East of Constantinople, West of Shanghai


Swords (and much more)

researchI’m doing a quick post, here, to point out to interested parties three excellent resources I found about ancient (and not-so-ancient) combat.
But also shields and daggers and polearms.

I believe in plausibility when writing my stories – plausibility over overkill.
I’m not writing handbooks, I’m writing fiction – and I want my stories to be believable without clobbering my readers with too much detail.

One thing I learned is, listening to someone passionate about a subject is often better than going through arid web-pages and treaties.
And mind you, I love doing research for my stories, but as I said in the past, there is such a thing as too much research.
So I apply the old Doc Savage methods for becoming an instant expert. Continue reading

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Postmodern Jukebox

Scott Bradlee’s Postmodern Jukebox has been the best find of the month, and I need to share it.
So here’s a sample.
But be sure to check out this gentleman’s whole catalog.


Radio with Pictures – Clutch Cargo

CC - PMB (0)Do you remember Clutch Cargo?
A few days back, on a blog I do not normally read, an off-topic comment to a rather meaningless post (I’m not making this up, ladies and gentlemen) dissed Clutch Cargo, calling it a bad show, making fun at its style and animation.

And that throwaway comment, on a blog I don’t normally read, sent me back memory lane.

So, for the uninitiated – what the heck’s a Clutch Cargo? Continue reading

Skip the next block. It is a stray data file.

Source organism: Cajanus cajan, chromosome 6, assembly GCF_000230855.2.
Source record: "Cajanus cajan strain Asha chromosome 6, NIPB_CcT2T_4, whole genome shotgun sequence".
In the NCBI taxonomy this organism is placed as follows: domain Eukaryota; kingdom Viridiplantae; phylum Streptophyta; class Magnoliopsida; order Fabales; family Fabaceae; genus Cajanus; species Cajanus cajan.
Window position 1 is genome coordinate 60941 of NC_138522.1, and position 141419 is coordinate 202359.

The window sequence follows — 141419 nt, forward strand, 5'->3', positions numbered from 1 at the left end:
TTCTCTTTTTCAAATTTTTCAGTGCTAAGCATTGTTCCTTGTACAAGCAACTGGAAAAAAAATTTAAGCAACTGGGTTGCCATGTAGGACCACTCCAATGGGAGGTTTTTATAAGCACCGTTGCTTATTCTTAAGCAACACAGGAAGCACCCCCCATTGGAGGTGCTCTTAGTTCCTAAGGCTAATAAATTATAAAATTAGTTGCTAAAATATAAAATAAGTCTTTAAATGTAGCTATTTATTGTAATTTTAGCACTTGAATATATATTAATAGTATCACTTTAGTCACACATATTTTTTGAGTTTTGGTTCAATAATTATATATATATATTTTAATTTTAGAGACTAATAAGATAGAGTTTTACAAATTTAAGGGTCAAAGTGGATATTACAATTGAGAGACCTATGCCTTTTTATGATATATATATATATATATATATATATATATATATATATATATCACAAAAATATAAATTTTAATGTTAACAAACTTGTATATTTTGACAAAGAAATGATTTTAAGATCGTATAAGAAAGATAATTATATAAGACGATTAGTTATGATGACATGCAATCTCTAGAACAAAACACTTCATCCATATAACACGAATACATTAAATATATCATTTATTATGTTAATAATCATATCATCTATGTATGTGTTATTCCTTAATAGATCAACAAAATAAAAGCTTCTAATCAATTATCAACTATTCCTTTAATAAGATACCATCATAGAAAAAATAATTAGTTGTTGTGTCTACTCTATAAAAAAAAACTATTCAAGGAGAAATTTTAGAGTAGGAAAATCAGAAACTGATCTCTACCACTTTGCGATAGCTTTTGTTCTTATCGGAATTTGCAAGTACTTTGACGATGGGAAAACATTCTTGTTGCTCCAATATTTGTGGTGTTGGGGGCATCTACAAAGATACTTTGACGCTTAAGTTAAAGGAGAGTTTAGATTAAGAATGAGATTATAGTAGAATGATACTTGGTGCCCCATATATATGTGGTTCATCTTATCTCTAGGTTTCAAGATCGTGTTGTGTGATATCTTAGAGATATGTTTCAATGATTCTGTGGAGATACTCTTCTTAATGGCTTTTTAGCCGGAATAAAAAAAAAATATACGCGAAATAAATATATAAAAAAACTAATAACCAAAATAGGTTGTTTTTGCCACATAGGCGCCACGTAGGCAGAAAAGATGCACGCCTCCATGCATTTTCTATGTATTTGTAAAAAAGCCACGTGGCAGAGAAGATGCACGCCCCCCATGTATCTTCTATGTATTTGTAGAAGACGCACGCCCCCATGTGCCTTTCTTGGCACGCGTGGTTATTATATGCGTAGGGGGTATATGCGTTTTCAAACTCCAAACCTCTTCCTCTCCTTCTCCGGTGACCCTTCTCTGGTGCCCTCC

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She who must be obeyed

sheSometimes working on the weekend is fun.
I’m writing (well, actually revising, at the moment) an essay on Ayesha and other “lost race” queens from popular fiction.
Happily, my piece will go in a high-profile publication.

And as an extra bonus, it’s been a good excuse for watching again this old Hammer movie from 1965 – a very loose but fun adaptation of H. Rider Haggard‘s classic, She, featuring Ursula Andress, Peter Cushing and Christopher Lee.

So, why not spread the joy?
Here are some highlights, courtesy of Youtube.

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Huckleberry Finn’s Interdimensional Capers

I was talking about this with some online friends a few nights back – The New Adventures of Huckleberry Finn, a 1968 Hanna-Barbera live action/animation series I saw, in glorious black and white and dubbed in Italian… ah, probably in 1973 or ’74.

The premise is pretty, ehm, straightforward: Huck, Tom and Becky, pursued by Injunjoe, enter a complex of caves that happen to be…
Your guess is as good as mine – I’d say interdimensional gateways to parallel universes.

You bet.

Here’s a snippet of a vaguely Wilkie Collins-esque episode.
You find the rest on Youtube.


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Terry & the Pirates, episode 1

Today something special – the first episode of the Terry and the Pirates serial, from 1940, featuring the delightful Sheila Darcy as the Dragon Lady.
I wrote about Darcy in the past, but I realized I never provided a sample of the serial in which I discovered her beauty.

You can find the whole serial on Youtube, both as single episodes and in handy chunks of seven or eight chapters bundled together.
This does not really match the comics, but it’s still a nice period entertainment.


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In the Jazz Age…

A great montage of sequences shot in China and the Far East in the 1920s, set to some suggestive and atmospheric jazz music.
A treat from the YouTube collection of marvels by Aaron1912.